Small Differences in Rate of Return can Have Big Impacts
We financial advisors throw percentages around as if everyone understands exactly what they mean. But I suspect that most people haven’t really though through the nuance of investment returns expressed in percentages.
It is easy for most people to understand that a 9% return is “better” than a 4.5% return. But how much better? A quick and dirty mental math shortcut would assume that the higher return is twice as good. (4.5 * 2 = 9). And you would be right – if you are investing for only one year – and if you don’t consider risk. But what if you are investing for 10 years, 20, years, or 30 years? The higher return becomes more and more powerful the longer you invest, thanks to the power of compounding. Here are the numbers:
Amount Invested: $10,000
Growth at 9%
Growth at 4.5%
% similar time periods stocks lost $
Best Stock Return
Worst Stock Return
(Data taken from Dimensional Fund Advisors 2017 Matrix Book)
This table helps understand why investors favor riskier (and higher return) investments when they are saving for the long term – but maybe not for their near term needs.
Consider that the investor saving to buy a house next year might like to make a little interest on his savings. But the difference between earning the average return on stocks and 4.5% in a conservative allocation is really not that much over a single year. The reward is certainly not worth the risk when you consider that stocks lose money almost 3 years out of 10, and sometimes quite a bit! Its certainly not worth risking the loss of a big chunk of your hard earned home down payment to earn an extra $450!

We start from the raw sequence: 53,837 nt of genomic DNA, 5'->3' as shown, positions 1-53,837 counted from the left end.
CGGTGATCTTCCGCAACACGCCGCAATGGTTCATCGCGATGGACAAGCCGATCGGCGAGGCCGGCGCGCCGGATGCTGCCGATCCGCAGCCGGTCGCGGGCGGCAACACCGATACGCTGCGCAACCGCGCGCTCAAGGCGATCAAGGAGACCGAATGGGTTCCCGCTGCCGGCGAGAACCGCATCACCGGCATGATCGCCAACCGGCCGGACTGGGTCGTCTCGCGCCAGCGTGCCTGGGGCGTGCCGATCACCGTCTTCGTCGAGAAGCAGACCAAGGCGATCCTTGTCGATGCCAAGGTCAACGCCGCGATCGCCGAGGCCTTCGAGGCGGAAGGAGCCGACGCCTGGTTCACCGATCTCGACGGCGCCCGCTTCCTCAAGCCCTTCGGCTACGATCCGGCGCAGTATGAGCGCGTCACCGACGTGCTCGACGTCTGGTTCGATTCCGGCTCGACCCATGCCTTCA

But notice that as you extend further out in time, the compounded return from the stock investments starts to really add up. The parent saving for the newborns education might consider that the opportunity to see his money quintuple in value over 20 years (vs merely double in a more conservative allocation) Is well worth the risk. Especially when you consider that there has never been a historical 20 year period in which stocks actually lost money.
And as you move out farther and farther in time, the uncertainty of stock market returns grows less and less, while the VALUE of those higher earnings compounding year after year has a bigger and bigger impact.
This is why we invest and save aggressively. Next up – a look at how investment returns impact the survivability of retirement portfolios.